Saturday, October 22, 2005

Lest we forget . . .

While this blog is primarily concerned with national politics, occasionally I like to throw something up to remind us all what goes on in places where the U.S. has very little 'national interest'.

FIFTEEN months after the United Nations' Security Council issued an ultimatum to the government of Sudan to clean up its act in Darfur or face action, shocking new evidence of atrocities is emerging. Various governments have labelled the campaign of murder and forced displacement in Darfur as genocide and the UN last year described Darfur as the world's worst humanitarian crisis.

Yet according to the UN's own situation reports and accounts of investigations by African Union (AU) peacekeeping forces, the black African farmers targeted in the initial wave of violence continue to face the daily threat of violence.

[. . .]

Aid agencies say that without security in the region, they are powerless to help those most in need. Oxfam operates in 16 camps in Darfur but is currently unable to reach five because it is too dangerous to use the roads.

[. . .]

Unfortunately, ladies and germs, the health of Africa is in our national interest. For a bunch of folks who yell and scream about morality, our neglect of the Dark Continent is one of the most immoral positions we can hold.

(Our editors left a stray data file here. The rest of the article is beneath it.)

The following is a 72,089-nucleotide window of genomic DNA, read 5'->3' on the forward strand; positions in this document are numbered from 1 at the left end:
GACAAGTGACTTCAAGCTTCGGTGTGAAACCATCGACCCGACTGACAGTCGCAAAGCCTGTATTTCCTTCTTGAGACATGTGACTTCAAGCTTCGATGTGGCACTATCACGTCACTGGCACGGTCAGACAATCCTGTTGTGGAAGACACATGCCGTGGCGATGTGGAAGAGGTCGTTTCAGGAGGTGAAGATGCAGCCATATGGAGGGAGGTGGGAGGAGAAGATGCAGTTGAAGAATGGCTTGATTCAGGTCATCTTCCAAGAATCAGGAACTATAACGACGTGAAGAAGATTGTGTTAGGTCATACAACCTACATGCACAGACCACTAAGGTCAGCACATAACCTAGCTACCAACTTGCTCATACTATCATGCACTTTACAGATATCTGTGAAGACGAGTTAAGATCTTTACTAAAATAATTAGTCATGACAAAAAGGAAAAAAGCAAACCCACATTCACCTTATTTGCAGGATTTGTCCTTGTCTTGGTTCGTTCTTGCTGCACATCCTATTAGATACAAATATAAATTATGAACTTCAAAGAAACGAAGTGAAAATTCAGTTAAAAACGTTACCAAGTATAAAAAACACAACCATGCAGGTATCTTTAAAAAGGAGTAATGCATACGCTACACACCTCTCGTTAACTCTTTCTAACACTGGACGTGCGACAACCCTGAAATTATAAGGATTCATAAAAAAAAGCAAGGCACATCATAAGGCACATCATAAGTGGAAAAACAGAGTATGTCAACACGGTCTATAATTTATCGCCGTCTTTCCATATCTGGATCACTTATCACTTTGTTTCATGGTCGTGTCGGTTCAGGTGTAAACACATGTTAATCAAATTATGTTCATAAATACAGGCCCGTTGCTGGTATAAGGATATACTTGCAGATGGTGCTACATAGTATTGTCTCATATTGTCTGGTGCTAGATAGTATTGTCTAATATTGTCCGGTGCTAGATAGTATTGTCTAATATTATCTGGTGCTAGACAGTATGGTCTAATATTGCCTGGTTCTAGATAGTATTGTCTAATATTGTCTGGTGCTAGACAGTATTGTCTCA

We've used every excuse in the book to invade Iraq, a place that was relatively peaceful and no threat to us in the least (no, I'm not absolving Saddam of any of his sins, but sanctions were working, as Hans Blix and the U.N. proved three years ago). One line of bullshit passed by the Bushites was we were liberating the Iraqis from tyranny. What about the Sudanese? These people are dying wholesale at the hands of tyrants and we sit back and do nothing. A tenth of the expenditures in Iraq would probably be sufficient to keep the peace there and affect 'regime change', something sorely needed; a situation which should have been resolved long before we entertained any thought of invading Iraq.

And just a note to those folks who say we spend too much money on other nations. The U.S. spends a paltry .04% of our GDP on foreign aid. The international standard is .07%.

Thanks to Coalition for Darfur

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